When does it stop being Procrastination?

August 31, 2013

I have been writing my novel, “Endless Possibilities” (EP), it would seem, forever. I was easily distracted during the writing process by side projects such as John Chapman’s, Jonnie Rocket where I ran the website and Twitterfeeds under the guise of Doctor Avatar for a while and then there was the various short story competitions and other projects that I fired up to keep myself busy. Busy not finishing the novel that is…

But, actually, I did finish EP and so began the even more traumatic and apparently long-winded process of editing the first draft. I have found that it is even easier to be distracted during the editing process than the writing process.

My major distraction has been, as you will have gathered from many of my earlier blogs, Paragraph Planet. I have used writing these little 75-word stories to justify so many things…

They have improved my ability to capture the essence of an idea incredibly quickly and succinctly – like a skilled artist capturing a hasty pencil sketch to be used later to form the basis of a much grander painting.

They have taught me how to make every word count, that there is a skill to using contractions, especially in dialogue that can completely change the way somebody sounds inside the reader’s head. They have taught me how to avoid repetition or to use repetition to create a rhythm within the words.

They have taught me that sometimes, one-word sentences are OK. True.

They have taught me that I can write, at least in very small doses, not just the Science Fiction and Fantasy that I cut my teeth on, but drama, comedy, horror, tragedy and RomCom (to name but a few). Neil Gaiman said during his talk to RS Literature back in June that the world thought he was just a comic book writer. What they didn’t realise was that the comic is just the medium used to tell the story and that his stories crossed all genres, that he could in fact write in any genre he chose. I am no Neil Gaiman, but I’m not as two-dimensional as I once thought!

They have taught me how to edit and edit quickly. I’ve been sharing a lot of my 75-worders with the rest of WordWatchers via email. They only take a few seconds to read and quite often I’ll get a quick one liner back saying “I liked it, but…” and that “but…” has been incredibly useful. I’ve tweaked sentences, rearranged words, changed POV, changed past tense to present tense, even rewrote entire paragraphs where only the underlying idea has survived the editorial process and not one word of the original paragraph remains. Endless Possibilities is already benefiting from this.

They have taught me to make writing a habit. I managed this during the final days of writing EP because I was getting up at 5AM to write for an hour every morning. When you get up that early you do write something because otherwise you’re very angry at yourself for not writing and missing out on an hour’s sleep! So, I write at least one 75-word Paragraph a day and so I cannot wheedle my way out of this self enforced commitment, after I have sent them to WordWatchers for a sanity check I then submit them to Paragraph Planet. Richard at Paragraph Planet will presume that I have either lost Internet connectivity or have died if he does not find a Paragraph from me waiting in his inbox. Except for a few days when during my week long family holiday at the end of July I have submitted at least one story to Paragraph Planet every day since July 4th. (Occasionally I fall asleep before Midnight and have to submit two the next day, just to make it right)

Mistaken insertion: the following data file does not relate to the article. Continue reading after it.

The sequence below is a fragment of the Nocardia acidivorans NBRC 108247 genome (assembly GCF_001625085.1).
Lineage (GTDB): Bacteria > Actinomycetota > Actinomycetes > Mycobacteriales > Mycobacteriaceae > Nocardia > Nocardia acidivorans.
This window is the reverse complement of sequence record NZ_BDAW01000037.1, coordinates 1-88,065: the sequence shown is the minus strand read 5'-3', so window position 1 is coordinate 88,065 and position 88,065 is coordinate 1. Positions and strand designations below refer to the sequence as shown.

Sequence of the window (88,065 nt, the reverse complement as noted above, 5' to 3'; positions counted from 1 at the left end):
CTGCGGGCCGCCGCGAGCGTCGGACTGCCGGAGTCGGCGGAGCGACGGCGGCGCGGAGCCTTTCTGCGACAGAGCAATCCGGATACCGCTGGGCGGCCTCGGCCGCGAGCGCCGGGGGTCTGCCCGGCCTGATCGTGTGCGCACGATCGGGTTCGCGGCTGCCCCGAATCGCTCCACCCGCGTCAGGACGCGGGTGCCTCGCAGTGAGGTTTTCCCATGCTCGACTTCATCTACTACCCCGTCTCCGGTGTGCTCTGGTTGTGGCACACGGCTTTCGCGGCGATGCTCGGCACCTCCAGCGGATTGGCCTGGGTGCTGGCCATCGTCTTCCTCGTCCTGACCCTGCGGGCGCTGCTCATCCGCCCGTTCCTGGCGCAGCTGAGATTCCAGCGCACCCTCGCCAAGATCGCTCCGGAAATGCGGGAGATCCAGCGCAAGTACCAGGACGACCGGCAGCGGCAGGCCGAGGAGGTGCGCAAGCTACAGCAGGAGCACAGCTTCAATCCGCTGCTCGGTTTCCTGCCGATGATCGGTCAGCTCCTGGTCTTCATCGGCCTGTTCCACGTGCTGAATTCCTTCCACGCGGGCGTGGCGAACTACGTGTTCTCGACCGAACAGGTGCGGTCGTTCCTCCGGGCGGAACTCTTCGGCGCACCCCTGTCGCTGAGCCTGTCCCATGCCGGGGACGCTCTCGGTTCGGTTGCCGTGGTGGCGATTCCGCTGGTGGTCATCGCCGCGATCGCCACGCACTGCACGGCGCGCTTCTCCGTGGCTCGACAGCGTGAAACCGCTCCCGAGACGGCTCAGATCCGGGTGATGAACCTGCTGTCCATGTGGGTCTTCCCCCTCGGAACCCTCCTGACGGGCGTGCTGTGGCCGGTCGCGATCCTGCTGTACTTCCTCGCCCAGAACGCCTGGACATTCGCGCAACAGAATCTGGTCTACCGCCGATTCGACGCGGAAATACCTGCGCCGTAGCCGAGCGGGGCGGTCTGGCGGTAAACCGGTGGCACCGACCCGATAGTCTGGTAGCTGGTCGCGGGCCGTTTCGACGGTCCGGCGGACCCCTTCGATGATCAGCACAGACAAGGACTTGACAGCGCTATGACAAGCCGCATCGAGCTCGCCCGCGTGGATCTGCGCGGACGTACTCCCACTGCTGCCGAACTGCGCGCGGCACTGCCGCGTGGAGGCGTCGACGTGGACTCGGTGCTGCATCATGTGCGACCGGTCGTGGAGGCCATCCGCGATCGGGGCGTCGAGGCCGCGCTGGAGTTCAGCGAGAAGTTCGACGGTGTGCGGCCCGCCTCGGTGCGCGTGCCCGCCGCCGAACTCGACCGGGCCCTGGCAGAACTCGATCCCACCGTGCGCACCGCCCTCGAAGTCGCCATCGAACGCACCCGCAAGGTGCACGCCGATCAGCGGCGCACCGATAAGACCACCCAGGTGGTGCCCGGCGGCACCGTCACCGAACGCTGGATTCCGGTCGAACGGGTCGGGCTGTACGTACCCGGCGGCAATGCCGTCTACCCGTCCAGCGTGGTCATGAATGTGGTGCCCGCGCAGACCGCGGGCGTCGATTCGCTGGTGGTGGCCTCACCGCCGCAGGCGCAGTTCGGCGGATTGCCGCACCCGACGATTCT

So, am I using my 75-word stories to distract me from editing Endless Possibilities? The truth is, I definitely was, but I’m not any more. WordWatchers as a group are currently helping me down select 92 paragraphs (which I had already down selected from 120) to the 75 I want to put into my first book. Not only that, but I have teamed up with a fantastic illustrator, Helen Withington, who is doing amazing things with some of my 75-word stories.

So, while WordWatchers helps me turn 90+ random paragraphs into a genuine collection of 75 and Helen brings a selection of them to life with her amazing illustrations I’m already planning and writing the content for book 2. Why? Because, to put it simply, I want you to read my stuff. Not only do I want you to read my stuff, I want you to enjoy reading it as much as I enjoyed writing it. A novel is a big thing, a big commitment, I would be asking you, as a reader, to take a chance on me having read nothing more than my tweet feeds, my blogs and a few short stories that are floating around the Internet. So, I’m not going to do that, I’m going to ask for an hour of your time, I’m going to ask you to read 75 tiny little stories, that will each take up a minute of your life, so that if you didn’t like it, you don’t feel like I’ve stolen anything from you…